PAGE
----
Catherine Kwon

My grandparents lived in 1111 River Road, an unassuming apartment complex nestled along the Hudson River across from Manhattan. The old, three-level complex was sandwiched between two larger condominiums that surged higher and higher each time we visited. While the bigger and prettier buildings accommodated the mass exodus of city dwellers seeking out better school systems and lower rent, middle-income Asian immigrants called 1111 River Road home way back since the 50’s. Despite the rapid modernization that enveloped it, 1111 River Road never bothered to remodel, even though it was readily losing value. It stood firm in its dirtied white brick walls, ripping purple rugs, window air conditioners, and underequipped gym. It found confidence in the old ways amidst a changing society, very much like my Dá Dá (grandpa).

Facing the Hudson River, which was the complex’s main and only selling point, we gained sweeping views (and aromas) of the Hudson River. Well-advertised in the realtor’s pamphlet, the riverfront seemed less of a romantic date spot than a historical case study of industrialization. The river smelled of salt, sewage, and the urine of the homeless person sleeping next to it. Ships packed with rainbow-colored cargo containers sounded their penetrating horns as they ducked underneath the George Washington Bridge. If you got close enough, you could hear the symphony of cars beeping on the GW, but Mom never let me get too close. At that time, I had a tendency of putting everything that interested me in my mouth, and you shouldn’t do that, especially with the Hudson River.

But when Mom wasn’t around, Dá Dá almost always broke her rules. We both possessed a fascination with small animals, and while the Hudson River wasn’t the most conducive to our naturalist investigations, we attempted to catch small yú yú (fish) in the brackish water. Often, we only got bottle caps and broken beer bottles in our net. Because of age, he lacked speed, while I lacked precision.

A sprawling playground sat right next to the parking lot, replete with seesaws and twisting slides more elaborate than the ones at my elementary school. Dá Dá would hoist me up to reach the monkey bars, supporting my waist up as I swung from one bar to the next. He made me feel like a contestant on a fitness show competition, even though he was holding most of my weight. We played until sundown, when Háo Póu (grandma) stumbled out onto the playground in her house slippers to call us back for dinner, making sure we knew that we had interrupted her cooking and that because of us the texture of the potatoes would suffer. Maybe to her desire, Hurricane Sandy destroyed much of the playground, so the designers decided to rip it out, fill it with concrete, and expand the parking lot. That image forever stuck with me, awaking me to the ugly truth of growing up.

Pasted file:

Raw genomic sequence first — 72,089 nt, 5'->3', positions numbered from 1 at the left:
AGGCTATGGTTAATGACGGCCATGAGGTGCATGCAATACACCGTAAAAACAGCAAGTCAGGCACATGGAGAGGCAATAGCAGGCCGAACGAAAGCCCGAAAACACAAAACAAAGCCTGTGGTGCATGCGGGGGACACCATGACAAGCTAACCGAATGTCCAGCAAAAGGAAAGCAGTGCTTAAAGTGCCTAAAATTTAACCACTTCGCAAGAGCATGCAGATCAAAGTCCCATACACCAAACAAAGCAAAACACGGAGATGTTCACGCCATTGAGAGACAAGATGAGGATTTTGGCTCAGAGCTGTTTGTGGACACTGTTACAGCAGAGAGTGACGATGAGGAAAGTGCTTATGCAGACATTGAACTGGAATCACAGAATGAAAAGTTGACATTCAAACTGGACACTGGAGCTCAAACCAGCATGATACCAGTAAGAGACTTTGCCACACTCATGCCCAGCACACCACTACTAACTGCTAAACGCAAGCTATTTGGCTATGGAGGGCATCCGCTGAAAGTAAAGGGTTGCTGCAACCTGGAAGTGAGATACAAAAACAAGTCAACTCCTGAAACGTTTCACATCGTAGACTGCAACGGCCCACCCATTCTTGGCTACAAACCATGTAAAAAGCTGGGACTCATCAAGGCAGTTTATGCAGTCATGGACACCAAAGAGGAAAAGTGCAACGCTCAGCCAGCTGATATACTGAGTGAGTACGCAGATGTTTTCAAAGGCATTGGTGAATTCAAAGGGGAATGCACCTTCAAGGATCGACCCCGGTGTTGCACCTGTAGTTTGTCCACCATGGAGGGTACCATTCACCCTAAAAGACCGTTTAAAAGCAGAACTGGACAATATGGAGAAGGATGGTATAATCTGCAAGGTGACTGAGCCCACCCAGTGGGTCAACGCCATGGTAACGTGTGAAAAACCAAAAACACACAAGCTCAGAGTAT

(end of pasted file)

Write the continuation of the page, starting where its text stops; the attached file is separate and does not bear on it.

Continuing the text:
In order to get to 1111 River Road, we navigated through hilly, narrow streets, past the block spilling over with taquerías and Korean barber shops. Mom made sure to lock our doors when stopped at a red light, but I loved looking out at the suspicious $5 massage advertisements and the dishwashers breakdancing at the bus stop.

Pulling into our designated parking spot, my sister and I peered through the car window, searching for Dá Dá, who would stand behind the screen door with his hands behind his back, waiting. Almost always, he was there. My sister and I would rush out the car, abandoning my mom with the coolers of food and paperwork, to find Háo Póu’s short but elegant figure holding open the door. We allowed her to smother us in her red lipstick before politely shimmying out of her grasp, stumbling up the stairs, and swinging upon the always-unlocked door.

Most of the time, Dá Dá was already at the door ready to greet us, or in the kitchen tending to the braised beef he knew was my favorite. But there were times when he was lying on the couch, snoring. At first, my sister and I thought it was funny to tickle him awake. But when we saw how he woke up, dazed and confused by the surroundings before him, we realized that he wasn’t taking naps because he ate a bit too much for lunch and knocked out with C-SPAN playing on the TV; it was because he felt lethargic throughout the day, but still wanted to present his most energetic self to us.